RMS V (1228) 1587 on original of 1584
RMS VI (1436, 1451) 1603
RSS VI (1722) 1572
Book of Islay pp 5-8 1203
CRA p 3
GD 112/2/93/1 1728
GD 202/18 pp 65-6 1648
AS I (136, 170) 1621, (307) 1649, (316, 323, 328) 1650
AS II (1, 11) 1617, (114) 1621, (128-9, 131, 146) 1622, (275, 281, 297) 1629, (363, 375) 1631, (506-7, 532-4) 1634, (565) 1636, (1118) 1663, (1134, 1138-9, 1172-3) 1664, (1190-91) 1665
Argyll Retours (34) 1628, (57) 1636, (91) 1687
AE Anderson, Presbytery Records of Lorne 1651-1681, in TGSI, Vol XXXVI pp 112-138, 1931
Muckairn is radically different to most other parishes in the mainland West Highlands. Firstly it is comprehensively assessed in pennylands with only a few late merkland valuations. Secondly it is very obvious what the pennyland to merkland exchange rate was. There is overwhelming evidence that 1d was equal to ½m. When we compare this with the neighbouring parish of Kilmore & Kilbride (where 1d = 2m) the net effect was a form of levelling. Muckairn’s relatively high pennyland valuation was being devalued. Was this a deliberate policy? And if so, why?
The New Statistical Account for Muckairn quotes a manuscript description of the area dating to about 1700:
There is one single roum of land, or plough of land … called Achnacloich, with the adjacent small isle Elinanabb, or Abbot’s Isle, which is not within the said baronry, but is holden of the abbot of Inshaffrey of Strathearn … All the rest of the country, being twenty-five ploughs of land, are a regality by themselves.
To this OPS II, I p 133 adds, (quoting a ‘Paper at Taymouth’):
The barony or regality of Kilmaronag … was of the extent of 60 marks.
The single plough of Achnacloich was worth 5d and so the 25 ploughs of Kilmaronag should be worth a notional 125d (5 x 25). Muckairn as a whole would then be worth 130d. In fact the holdings of the Abbot of Iona and the Bishop of the Isles were 128d in 1532. If we add Achnacloich to this then our total moves up to 133d – which is what I find in the table. At 1d to ½m this should come to 66½m. The ‘Paper at Taymouth’ suggests 60m for Kilmaronag by itself and so notionally 62½m for the whole of Muckairn – which is also what I find in the table.
There is an apparent disjunction between Iona’s holding as given in the Rental of the Bishopric of the Isles in 1561 (CRA p 3) at 100d; and the 128d listed in RMS VI (1436) of 1603 which refers back to an original document of 1532. Despite its tenor this list may include properties that did not always or properly belong to Iona. One such was Killespickerill (10d) which was once the property of the Bishopric of Dunkeld. I am also puzzled by the statement in the reddendo of 1603 to the effect that Muckairn formerly extended to £78 (117m).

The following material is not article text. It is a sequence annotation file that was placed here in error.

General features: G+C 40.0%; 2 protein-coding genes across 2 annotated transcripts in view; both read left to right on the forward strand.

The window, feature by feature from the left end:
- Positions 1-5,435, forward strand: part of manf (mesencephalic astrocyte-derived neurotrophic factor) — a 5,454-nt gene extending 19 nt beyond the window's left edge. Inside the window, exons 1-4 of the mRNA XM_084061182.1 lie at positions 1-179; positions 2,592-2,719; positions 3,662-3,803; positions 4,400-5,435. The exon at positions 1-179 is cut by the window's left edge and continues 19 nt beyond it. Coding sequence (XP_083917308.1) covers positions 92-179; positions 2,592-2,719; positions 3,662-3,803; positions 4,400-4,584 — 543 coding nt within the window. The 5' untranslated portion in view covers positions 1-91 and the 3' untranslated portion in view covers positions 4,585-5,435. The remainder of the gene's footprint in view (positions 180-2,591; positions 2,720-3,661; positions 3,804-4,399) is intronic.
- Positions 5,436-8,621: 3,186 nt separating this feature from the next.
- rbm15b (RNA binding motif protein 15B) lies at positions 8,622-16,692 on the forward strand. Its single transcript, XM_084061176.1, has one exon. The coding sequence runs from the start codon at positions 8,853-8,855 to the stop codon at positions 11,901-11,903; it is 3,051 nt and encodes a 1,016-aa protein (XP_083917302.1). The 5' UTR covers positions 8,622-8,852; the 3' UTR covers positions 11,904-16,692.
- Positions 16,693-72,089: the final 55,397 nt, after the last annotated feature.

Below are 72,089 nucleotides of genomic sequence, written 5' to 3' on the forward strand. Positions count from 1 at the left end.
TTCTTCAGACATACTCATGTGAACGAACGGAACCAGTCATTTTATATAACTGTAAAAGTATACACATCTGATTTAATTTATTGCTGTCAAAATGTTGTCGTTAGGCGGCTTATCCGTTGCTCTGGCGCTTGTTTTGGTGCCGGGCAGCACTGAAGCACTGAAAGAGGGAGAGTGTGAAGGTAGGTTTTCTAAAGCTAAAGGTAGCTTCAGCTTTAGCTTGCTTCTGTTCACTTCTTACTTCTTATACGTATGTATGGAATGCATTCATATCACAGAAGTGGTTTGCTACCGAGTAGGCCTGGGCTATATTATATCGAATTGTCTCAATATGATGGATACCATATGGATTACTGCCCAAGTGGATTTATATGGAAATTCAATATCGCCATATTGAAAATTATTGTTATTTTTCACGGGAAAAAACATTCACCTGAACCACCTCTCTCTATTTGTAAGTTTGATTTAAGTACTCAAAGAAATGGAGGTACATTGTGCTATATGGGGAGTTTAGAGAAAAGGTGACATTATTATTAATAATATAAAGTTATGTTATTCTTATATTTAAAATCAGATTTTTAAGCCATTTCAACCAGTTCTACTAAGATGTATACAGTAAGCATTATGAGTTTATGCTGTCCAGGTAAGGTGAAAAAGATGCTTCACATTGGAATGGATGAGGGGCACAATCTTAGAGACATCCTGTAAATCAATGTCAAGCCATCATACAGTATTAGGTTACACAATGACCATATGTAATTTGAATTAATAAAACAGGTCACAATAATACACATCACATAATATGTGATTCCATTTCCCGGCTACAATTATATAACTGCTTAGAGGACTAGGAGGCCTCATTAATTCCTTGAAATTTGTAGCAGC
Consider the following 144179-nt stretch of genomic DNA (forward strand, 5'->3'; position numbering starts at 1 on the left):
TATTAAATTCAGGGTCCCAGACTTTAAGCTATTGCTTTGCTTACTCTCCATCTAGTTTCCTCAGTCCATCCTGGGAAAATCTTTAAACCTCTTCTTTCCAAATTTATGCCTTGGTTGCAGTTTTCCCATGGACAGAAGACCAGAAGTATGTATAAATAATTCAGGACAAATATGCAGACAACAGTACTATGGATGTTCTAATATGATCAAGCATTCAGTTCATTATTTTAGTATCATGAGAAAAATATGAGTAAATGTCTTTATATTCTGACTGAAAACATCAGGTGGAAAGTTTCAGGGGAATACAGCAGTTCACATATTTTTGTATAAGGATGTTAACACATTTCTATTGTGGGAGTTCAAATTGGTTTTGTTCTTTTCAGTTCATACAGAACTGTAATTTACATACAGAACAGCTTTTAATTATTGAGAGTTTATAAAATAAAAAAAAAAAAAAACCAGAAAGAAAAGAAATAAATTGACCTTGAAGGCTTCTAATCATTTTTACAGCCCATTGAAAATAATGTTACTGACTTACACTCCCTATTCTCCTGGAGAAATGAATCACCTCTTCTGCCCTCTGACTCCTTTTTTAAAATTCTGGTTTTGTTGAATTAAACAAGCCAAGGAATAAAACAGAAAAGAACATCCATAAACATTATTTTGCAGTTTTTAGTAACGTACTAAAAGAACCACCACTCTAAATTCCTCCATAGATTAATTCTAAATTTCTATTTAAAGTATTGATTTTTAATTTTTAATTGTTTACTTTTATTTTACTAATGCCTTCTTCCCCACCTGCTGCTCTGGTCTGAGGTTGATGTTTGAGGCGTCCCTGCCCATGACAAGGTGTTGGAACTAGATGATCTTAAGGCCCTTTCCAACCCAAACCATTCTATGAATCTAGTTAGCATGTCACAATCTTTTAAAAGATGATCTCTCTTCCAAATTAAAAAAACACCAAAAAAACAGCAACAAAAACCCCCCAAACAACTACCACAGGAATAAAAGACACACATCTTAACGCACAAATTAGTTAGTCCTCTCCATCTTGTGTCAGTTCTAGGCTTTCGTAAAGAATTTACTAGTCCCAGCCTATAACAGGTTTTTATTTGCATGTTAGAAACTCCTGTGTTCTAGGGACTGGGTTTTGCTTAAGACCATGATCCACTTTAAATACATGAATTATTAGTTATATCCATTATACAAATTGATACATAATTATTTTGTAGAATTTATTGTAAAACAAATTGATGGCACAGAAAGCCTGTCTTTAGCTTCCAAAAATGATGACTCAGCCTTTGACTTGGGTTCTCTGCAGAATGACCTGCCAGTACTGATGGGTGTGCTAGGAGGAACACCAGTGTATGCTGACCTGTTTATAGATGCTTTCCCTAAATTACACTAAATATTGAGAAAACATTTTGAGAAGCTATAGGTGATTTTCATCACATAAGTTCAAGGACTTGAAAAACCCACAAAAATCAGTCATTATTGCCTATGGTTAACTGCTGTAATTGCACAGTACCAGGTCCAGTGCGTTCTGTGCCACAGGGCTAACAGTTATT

In sum Muckairn was probably 7 ouncelands or 140d or 70m. Of this 5 ouncelands or 100d clearly belonged to Iona, 10d to the Bishopric of Dunkeld, 5d (or a quarterland) to the Abbot of Inchaffrey. Of the balance of 25d a further 18d must have belonged to ecclesiastical bodies such as Iona or the Bishopric of the Isles but I have no information as to which properties these were. Muckairn has preserved its Norse system of land-assessment better than anywhere else in Argyllshire. I am not sure how to reconcile this with the fact that most of it was owned by Iona. Moreover we know that it was already held by Iona in 1203 since it then appears in a list of the monastery’s possessions which was ratified by the Pope.
The comments about ‘ploughs’ of land represent an intrusion of vocabulary that was more relevant elsewhere. I do not know of anything similar with regard to other parishes in Argyll although it is interesting that a ‘plough’ of land was regarded as the same as a quarterland. Twenty-six ‘ploughs’ would therefore be the same as 6½ davachs or ouncelands.
Smith lists Muckairn as 220m with Ardchattan. I reckon Muckairn was 140d (70m) and Ardchattan was probably 90d (180m) so I think the true total of the combined parish was 250m. This still leaves us with the problem of why a pennyland in Muckairn was only worth ½m whilst a pennyland in Ardchattan or Kilmore & Kilbride was worth 2m.